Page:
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Stafsholt hears concerns on student fees, water rights, DNR

UW-Stout hosts listening session for 29th Assembly representative

posted Feb. 22, 2017 12:00 a.m. (CDT)
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by / Pamela Powers. bio | email

MENOMONIE — The governor’s budget, water rights and loss of state Department of Natural Resources jobs were some of the issues brought up to Rep. Rob Stafsholt at a listening session Tuesday.

Stafsholt, the Republican 29th Assembly representative from New Richmond, held the listening session at UW-Stout’s Memorial Center. Stafsholt was elected in November, replacing John Murtha, who retired. About three dozen people attended the listening session.

Stafsholt said for him it is important to hear from his constituents.

“The most important people are the people who live in the district,” he said. “It’s not so much what I want to do but what we want to do.”

Stout Student Association Vice President Gunther Melander expressed concern about the governor’s proposal to require students to opt in on allocated fees rather than making them required fees.

Melander noted those funds go to organizations on campus that in many cases are professional groups for students to learn more about their chosen majors and future careers.

“We are very hopeful that proposal does not make it through,” he said.

Chancellor Bob Meyer told Stafsholt he supports basing funding for campuses on performance. He particularly hopes that employment rates will be looked at considering UW-Stout has more than a 97 percent placement rate after graduation.

Meyer also urged changes that would allow universities to do maintenance on residence halls more quickly, especially when funds have already been saved for them through students’ room and board. He noted it can take seven to 10 years to get such projects underway.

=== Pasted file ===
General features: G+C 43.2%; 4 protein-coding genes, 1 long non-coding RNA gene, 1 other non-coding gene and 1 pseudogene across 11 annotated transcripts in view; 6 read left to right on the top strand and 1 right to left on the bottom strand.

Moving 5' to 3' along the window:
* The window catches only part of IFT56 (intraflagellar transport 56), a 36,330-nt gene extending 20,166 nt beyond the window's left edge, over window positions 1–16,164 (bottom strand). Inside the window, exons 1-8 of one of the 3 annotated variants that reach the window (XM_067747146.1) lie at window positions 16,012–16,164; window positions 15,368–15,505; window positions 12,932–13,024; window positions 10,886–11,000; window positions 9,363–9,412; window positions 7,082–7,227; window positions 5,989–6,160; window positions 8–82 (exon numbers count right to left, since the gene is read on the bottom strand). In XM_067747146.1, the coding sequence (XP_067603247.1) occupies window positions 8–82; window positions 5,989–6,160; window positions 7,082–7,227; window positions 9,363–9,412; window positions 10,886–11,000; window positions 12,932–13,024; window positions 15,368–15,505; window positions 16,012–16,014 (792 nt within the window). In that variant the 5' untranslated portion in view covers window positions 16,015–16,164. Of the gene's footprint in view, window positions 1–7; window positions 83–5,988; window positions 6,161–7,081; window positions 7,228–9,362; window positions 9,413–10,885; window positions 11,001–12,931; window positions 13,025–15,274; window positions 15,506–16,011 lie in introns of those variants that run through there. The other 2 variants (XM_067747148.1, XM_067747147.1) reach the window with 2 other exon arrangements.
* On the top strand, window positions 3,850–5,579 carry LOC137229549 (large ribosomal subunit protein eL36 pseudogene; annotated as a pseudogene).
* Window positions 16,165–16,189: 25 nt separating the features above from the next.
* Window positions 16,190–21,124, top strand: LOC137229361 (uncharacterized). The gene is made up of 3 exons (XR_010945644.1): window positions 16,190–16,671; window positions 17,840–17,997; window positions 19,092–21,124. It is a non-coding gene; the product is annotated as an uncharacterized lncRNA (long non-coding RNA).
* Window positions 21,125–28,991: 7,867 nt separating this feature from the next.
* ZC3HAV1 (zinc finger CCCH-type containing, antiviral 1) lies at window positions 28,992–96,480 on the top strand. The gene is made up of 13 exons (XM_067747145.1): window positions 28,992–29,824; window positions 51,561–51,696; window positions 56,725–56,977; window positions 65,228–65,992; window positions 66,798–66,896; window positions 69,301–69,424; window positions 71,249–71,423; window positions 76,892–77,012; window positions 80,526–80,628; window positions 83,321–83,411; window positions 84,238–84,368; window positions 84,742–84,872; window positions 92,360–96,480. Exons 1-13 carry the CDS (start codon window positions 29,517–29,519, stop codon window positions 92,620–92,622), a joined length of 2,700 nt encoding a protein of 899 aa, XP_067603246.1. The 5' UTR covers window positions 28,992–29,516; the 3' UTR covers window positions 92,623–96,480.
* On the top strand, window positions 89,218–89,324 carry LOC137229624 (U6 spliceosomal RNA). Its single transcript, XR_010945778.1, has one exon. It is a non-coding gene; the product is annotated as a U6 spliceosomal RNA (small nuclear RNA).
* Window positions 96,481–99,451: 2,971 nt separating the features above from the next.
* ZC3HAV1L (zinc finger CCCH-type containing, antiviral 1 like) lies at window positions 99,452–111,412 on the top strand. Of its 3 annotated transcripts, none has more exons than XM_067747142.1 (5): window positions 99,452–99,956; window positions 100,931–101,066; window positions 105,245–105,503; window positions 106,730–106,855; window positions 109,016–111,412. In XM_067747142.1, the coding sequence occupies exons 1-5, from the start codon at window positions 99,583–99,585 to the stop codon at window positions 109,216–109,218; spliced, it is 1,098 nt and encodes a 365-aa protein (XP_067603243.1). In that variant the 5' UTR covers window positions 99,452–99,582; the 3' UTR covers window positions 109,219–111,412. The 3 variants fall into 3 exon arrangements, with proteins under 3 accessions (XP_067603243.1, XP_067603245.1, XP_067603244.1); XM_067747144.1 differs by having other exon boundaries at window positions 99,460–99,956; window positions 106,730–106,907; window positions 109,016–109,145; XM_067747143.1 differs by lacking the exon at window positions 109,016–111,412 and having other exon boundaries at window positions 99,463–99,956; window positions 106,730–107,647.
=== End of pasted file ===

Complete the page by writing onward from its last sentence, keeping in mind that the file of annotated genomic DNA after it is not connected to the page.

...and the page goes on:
Kitz Cleary of Menomonie told Stafsholt she is concerned about the U.S. Environmental Protection Agency being in the cross hairs at the national level, particularly when the DNR is losing positions.

“We need to preserve the DNR,” she said. “We need to preserve those 43 positions.”

Residents want to maintain water and air quality, she noted.

She said there is only one person supervising 72 counties on septic waste spreading.

“If we’re worried about groundwater, that is something you could make your mark on,” she told Stafsholt.

Menomonie Mayor Randy Knaack urged Stafsholt to be watchful of any move to privatize municipal water.

“That would be detrimental for companies to have control of our water,” Knaack said.

Stafsholt said he does see many red flags on privatizing water.

Lorene Vedder of Menomonie urged Stafsholt to support a referendum that passed in Dunn County saying corporations are not entities and money is not speech.

“We want to get money out of politics,” she said. “We feel we’ve lost our voice in government.”

Contact: 715-556-9018,, @MenomonieBureau on Twitter